Introduction: Hybrid closed-loop systems increase time-in-range (TIR) and reduce glycemic variability. Person-reported outcomes (PROs) are essential to assess the utility of new devices and their impact on quality of life. This article focuses on the PROs for pediatric participants (ages 6-13 years) with type 1 diabetes (T1D) and their parents during a trial using the Tandem Control-IQ system, which was shown to increase TIR and improve other glycemic metrics. Research Design and Methods: One hundred and one children 6 to 13 years old with T1D were randomly assigned to closed-loop control (CLC) or sensor-augmented pump (SAP) in a 16-week randomized clinical trial with extension to 28 weeks during which the SAP group crossed over to CLC. Health-related quality of life and treatment satisfaction measures were obtained from children and their parents at baseline, 16 weeks, and 28 weeks. Results: Neither the children in the CLC group nor their parents had statistically significant changes in PRO outcomes compared with the SAP group at the end of the 16-week randomized controlled trial and the 28-week extension. Parents in the CLC group reported nonsignificant improvements in some PRO scores when compared with the SAP group at 16 weeks, which were sustained at 28 weeks. Sleep scores for parents improved from "poor sleep quality" to "adequate sleep quality" between baseline and 16 weeks, however, the change in scores was not statistically different between groups. Conclusions: Children with T1D who used the Control-IQ system did not experience increased burden compared with those using SAP based on person-reported outcomes from the children and their parents. Clinical Trials Registration: NCT03844789.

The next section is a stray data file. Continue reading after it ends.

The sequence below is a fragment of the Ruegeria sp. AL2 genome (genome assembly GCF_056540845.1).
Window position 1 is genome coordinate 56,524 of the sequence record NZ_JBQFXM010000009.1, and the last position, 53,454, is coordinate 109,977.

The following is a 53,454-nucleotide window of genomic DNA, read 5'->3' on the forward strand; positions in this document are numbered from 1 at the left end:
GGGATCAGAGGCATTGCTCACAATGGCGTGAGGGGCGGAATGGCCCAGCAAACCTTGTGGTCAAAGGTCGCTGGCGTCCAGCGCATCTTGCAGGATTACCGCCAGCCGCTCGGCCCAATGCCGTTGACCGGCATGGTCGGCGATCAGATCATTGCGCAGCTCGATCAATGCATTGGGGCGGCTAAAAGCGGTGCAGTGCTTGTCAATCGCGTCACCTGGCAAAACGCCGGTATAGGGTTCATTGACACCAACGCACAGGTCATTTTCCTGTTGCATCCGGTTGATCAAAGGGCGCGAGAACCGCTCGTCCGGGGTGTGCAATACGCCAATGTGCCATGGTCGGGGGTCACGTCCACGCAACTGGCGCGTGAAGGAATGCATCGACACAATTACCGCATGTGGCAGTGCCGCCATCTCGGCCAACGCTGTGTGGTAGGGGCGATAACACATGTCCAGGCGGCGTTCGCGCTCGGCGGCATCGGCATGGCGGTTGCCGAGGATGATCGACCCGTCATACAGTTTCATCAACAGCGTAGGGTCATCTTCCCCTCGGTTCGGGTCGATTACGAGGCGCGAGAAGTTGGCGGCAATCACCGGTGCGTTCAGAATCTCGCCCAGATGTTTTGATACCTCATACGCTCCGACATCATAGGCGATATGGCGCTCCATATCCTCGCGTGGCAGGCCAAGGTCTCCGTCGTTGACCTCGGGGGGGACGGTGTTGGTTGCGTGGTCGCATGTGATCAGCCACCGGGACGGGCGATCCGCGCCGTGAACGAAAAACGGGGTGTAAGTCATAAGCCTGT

Keywords: Closed-loop systems; Continuous glucose monitoring; Hypoglycemic fear; Person-reported outcomes; Quality of life; Sensor augmented insulin pump; Time in range; Type 1 diabetes.